Coastal Condo Boards have a Powerful New Ally in Building Maintenance Battles with Owners: Mortgage Providers

In many coastal condo buildings and developments, one of the hardest challenges for condo boards is convincing owners to cover the cost of routine and even emergency building maintenance. The days of such battles are likely over as condo boards gain a new ally: mortgage providers.

According to an article published today in The Wall Street Journal (“Surfside Tower Collapse Makes Buying Condos More Complicated”), in light of the tragic collapse of the oceanfront building in South Florida last summer — possibly due to owner reluctance to fund maintenance projects — mortgage backers Fannie Mae and Freddie Mac will no longer buy loans involving condos located in buildings that need significant maintenance or that have safety issues. Fannie Mae and Freddie Mac spokespeople told the newspaper the new requirement will ensure buildings are safe and maintained responsibly. (It’s clear that it will also increase the odds that a typical 30-year mortgage will be payed off instead of abandoned in the event of a building condemnation or collapse.)

Fannie Mae and Freddie Mac have already given lenders detailed questionnaires that condo boards have to complete regarding a building’s condition. Their answers are being used in the loan approval process. The Journal report says that the new requirement is already slowing down the loan approval process as building managers and board members don’t always have the facts they need to answer the questions accurately or completely.

Fannie Mae and Freddie Mac’s new policy regarding building maintenance will have several consequences for condo owners and buyers. Condo owners are going to have to get used to the new reality that in order to sell their condos to buyers using loans and, ultimately, to protect their property value, they will have to become more amenable to paying higher condo fees and special assessments to cover the cost of routine inspections and routine and emergency maintenance projects. Buyers, on the other hand, are going to have to become more aggressive in gathering information on condo building maintenance at a property of interest BEFORE they submit an offer and mortgage application to avoid submitting offers on condos that will likely fall through due to building maintenance deficiencies and/or safety issues.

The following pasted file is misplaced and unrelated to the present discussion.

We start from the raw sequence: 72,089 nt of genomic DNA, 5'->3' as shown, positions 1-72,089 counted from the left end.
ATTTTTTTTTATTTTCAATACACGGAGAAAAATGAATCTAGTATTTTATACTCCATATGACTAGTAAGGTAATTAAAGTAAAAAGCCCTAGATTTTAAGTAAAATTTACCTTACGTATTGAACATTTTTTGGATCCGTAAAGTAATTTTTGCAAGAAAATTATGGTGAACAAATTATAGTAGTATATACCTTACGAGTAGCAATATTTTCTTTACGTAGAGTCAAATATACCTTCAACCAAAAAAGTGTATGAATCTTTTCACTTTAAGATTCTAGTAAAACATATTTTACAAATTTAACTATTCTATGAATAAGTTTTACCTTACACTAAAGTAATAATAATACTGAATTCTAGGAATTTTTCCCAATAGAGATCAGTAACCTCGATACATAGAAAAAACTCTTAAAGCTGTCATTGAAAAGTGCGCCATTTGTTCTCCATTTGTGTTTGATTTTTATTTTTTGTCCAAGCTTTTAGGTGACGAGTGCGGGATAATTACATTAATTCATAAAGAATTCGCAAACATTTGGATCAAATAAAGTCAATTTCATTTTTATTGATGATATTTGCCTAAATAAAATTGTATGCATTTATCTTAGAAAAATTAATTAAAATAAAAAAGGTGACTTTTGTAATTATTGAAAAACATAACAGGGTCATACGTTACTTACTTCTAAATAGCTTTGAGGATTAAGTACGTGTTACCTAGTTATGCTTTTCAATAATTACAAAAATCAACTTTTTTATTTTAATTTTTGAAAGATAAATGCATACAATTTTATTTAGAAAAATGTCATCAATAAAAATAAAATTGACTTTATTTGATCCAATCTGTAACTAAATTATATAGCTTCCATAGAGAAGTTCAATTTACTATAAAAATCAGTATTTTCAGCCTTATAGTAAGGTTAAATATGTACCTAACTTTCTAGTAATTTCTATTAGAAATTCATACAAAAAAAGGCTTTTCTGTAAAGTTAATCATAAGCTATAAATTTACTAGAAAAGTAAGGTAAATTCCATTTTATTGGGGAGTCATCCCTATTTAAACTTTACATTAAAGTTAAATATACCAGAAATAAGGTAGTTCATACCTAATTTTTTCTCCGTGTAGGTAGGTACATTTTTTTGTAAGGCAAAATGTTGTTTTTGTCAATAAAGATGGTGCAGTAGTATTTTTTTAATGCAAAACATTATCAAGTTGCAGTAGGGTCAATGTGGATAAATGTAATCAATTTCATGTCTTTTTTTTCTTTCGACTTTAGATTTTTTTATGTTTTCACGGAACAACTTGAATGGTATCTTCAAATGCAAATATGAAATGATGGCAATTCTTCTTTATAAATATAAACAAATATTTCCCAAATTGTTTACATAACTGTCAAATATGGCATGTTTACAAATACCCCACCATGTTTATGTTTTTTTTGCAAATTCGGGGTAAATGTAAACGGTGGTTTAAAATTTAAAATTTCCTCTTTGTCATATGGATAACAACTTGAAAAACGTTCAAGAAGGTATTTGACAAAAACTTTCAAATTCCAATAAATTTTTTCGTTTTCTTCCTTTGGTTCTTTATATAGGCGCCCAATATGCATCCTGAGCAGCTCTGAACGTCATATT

Sea level rise is another factor that’s sure to complicate the building maintenance issue. Condo buildings located near the coast typically require more maintenance than buildings located inland. Salty ocean air and seawater can be very corrosive when they come into contact with structures. Exposure to them often results in the need replace stucco, concrete and rebar, especially in buildings with balconies. As sea level continues to rise, buildings will become increasingly vulnerable to these destructive forces of nature.

The question for owners and buyers to ponder at this point is will owners have the resources to fund costly repairs necessary to ensure buyers can still purchase condos using loans. If not, some coastal condos could actually lose value due to a locked-up market.

NOTE: The Miami Herald also published a detailed article (“Prompted by Surfside Tower Collapse, New Condo Lending Rules Target Buildings in Need of Critical Repairs”) about this issue that’s protected behind its paywall.